Fatigue-fighting foods
A A A Text size

Fatigue-fighting foods

Getting all the right nutrients is vital for health, but can be problematic for people with M.E. Nutritional therapist Olivia Smart tackles the issue.

I became ill with M.E. as a teenager. This was in the 80s, when it wasn’t yet officially recognised and was nicknamed ‘yuppie flu’. Only my mother believed I was ill; the doctors said they couldn’t find anything wrong with me. Fortunately, my mother found an amazing GP- turned-homeopath who diagnosed

M.E. But the news that there was no treatment or cure was devastating.

I learned to adapt my life to the constraints of my condition, while trying to live it as fully as I could. Then a few years ago came a huge breakthrough: I discovered nutritional therapy. I was shown how to make better choices about food generally, as well as ones that were aimed directly at my symptoms.

With changes to my diet, I could proactively help myself. My curiosity led me to study for a degree in Nutritional Therapy at the College of Naturopathic Medicine. I never expected to completely fall in love with what has since become my career. It is incredibly rewarding being able to help others feel better.

Nutrition and M.E.

Nutritional therapy takes a holistic approach. Your mind, body and all the systems within it are interconnected. When they are working as they should, everything is considered in ‘balance’; when things get out of balance, symptoms or disease arise. Nutritional therapy tries to find the imbalances and, if possible, to rectify them.

This approach lends itself well to M.E., which is a multi factorial, complex condition affecting many systems of the body. We will each have our own unique set of imbalances, which may partly explain why M.E. manifests differently between us. But there are many common imbalances too, which help to define the condition. These may include deficiencies of the B vitamins, magnesium, Omega-3 and tryptophan. Magnesium has many important functions in the body, including energy production and muscle relaxation. When magnesium is low, we become prone to fatigue, muscle pain and anxiety. Insufficient B vitamins may also cause fatigue and pain, as well as low mood and disturbed sleep.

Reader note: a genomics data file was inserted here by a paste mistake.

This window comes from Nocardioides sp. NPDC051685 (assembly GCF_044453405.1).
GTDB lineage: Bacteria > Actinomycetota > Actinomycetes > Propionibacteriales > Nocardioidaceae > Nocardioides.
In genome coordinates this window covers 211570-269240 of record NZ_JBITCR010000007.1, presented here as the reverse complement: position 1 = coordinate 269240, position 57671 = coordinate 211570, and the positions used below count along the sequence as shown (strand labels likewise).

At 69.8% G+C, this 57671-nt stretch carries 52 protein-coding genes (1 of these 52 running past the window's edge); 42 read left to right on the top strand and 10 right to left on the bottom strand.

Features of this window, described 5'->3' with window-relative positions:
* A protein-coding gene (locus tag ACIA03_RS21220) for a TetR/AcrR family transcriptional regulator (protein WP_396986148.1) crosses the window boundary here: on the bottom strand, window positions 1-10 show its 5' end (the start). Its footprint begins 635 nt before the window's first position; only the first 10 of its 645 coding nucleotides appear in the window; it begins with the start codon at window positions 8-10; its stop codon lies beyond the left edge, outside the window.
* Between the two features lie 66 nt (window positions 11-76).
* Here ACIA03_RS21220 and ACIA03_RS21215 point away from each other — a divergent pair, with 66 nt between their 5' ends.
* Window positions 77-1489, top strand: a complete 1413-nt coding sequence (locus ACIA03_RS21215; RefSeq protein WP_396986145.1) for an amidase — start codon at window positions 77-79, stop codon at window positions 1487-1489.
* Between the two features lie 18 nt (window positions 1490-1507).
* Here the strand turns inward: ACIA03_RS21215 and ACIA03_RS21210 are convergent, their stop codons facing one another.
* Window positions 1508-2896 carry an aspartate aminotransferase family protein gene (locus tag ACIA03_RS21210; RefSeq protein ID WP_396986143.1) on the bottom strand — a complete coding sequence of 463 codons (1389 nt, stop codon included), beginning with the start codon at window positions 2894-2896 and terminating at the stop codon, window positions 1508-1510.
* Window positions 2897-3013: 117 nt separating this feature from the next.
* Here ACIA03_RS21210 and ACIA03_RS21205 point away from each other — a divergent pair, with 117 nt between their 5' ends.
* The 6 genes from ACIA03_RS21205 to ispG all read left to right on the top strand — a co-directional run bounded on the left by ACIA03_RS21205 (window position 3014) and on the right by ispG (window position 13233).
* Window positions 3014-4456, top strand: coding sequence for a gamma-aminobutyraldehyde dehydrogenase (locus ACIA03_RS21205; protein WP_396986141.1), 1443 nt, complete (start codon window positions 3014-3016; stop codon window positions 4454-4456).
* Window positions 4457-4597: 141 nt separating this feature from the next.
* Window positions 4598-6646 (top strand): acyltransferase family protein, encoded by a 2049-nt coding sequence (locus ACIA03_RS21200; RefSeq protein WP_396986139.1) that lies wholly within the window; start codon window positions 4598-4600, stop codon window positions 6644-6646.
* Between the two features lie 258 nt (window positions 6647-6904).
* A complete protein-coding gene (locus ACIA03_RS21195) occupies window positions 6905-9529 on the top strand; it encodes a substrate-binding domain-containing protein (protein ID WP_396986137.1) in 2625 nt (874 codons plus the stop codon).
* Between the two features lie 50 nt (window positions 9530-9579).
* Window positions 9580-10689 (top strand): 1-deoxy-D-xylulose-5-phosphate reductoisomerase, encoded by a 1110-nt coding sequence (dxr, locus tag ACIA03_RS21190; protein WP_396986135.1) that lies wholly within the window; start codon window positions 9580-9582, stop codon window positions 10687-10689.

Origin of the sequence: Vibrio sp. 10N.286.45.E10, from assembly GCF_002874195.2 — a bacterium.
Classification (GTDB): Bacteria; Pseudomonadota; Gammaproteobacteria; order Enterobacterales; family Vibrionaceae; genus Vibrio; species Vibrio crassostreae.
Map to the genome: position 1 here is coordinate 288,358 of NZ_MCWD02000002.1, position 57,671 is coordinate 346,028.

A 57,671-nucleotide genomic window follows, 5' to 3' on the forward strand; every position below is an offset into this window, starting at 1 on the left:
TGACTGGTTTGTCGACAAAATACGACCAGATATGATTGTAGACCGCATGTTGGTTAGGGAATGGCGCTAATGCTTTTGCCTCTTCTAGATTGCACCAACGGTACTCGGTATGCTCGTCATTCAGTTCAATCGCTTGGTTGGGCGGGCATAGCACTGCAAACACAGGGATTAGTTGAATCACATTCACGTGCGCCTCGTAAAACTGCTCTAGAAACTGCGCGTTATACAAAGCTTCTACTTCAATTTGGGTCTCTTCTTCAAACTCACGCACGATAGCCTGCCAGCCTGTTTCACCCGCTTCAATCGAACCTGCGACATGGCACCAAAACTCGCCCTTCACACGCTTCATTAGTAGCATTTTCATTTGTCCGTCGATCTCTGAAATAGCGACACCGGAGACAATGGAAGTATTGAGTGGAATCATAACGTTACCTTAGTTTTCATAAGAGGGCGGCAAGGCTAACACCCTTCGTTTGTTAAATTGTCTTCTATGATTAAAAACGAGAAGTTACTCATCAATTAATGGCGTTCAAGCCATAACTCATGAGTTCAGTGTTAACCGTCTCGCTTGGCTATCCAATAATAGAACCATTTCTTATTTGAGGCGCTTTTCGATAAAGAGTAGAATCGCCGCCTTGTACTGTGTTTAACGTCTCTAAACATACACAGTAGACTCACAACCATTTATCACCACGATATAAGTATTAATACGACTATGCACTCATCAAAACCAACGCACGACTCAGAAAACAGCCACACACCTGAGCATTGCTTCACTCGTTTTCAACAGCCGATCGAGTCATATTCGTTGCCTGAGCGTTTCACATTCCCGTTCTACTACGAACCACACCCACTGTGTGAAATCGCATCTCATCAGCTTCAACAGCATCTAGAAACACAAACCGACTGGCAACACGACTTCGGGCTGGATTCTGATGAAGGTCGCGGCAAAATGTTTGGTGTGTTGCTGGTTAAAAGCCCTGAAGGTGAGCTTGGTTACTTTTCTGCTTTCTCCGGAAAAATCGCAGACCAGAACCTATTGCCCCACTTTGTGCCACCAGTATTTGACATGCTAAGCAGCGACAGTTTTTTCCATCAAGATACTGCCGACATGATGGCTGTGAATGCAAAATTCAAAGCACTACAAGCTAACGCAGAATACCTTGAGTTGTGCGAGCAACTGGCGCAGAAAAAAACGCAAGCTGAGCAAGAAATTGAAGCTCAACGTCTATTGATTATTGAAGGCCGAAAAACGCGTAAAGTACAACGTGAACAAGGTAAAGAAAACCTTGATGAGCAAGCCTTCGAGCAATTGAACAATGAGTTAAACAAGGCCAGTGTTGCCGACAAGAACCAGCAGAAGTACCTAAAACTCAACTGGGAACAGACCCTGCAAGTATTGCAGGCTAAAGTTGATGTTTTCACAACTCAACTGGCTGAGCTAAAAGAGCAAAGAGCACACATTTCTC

Inside our bodies’ cells are mitochondria – these are the ‘battery packs’ which make energy.

Unfortunately, they are typically damaged and dysfunctional in people with M.E, causing reduced energy synthesis. This may be improved with adequate Omega-3 and anti-oxidants.

One of the hottest areas of current scientific research is the important role our gut plays in our overall health. Around 70% of our immune system is located in the gut and 95% of our serotonin is made there.

Serotonin has many important functions including regulating our sleep, memory, pain perception and making us feel happy; and it has been found to be low in people with M.E. (and Fibromyalgia).

Dysbiosis (or ‘leaky gut’) is when there is an imbalance in the gut bacteria. People with M.E. are often found to have dysbiosis. Symptoms associated with dysbiosis include brain fog, fatigue and low mood, as well as of course digestive ones like bloating. It may also mean that food is not being broken down and absorbed properly, which can lead to nutritional deficiencies.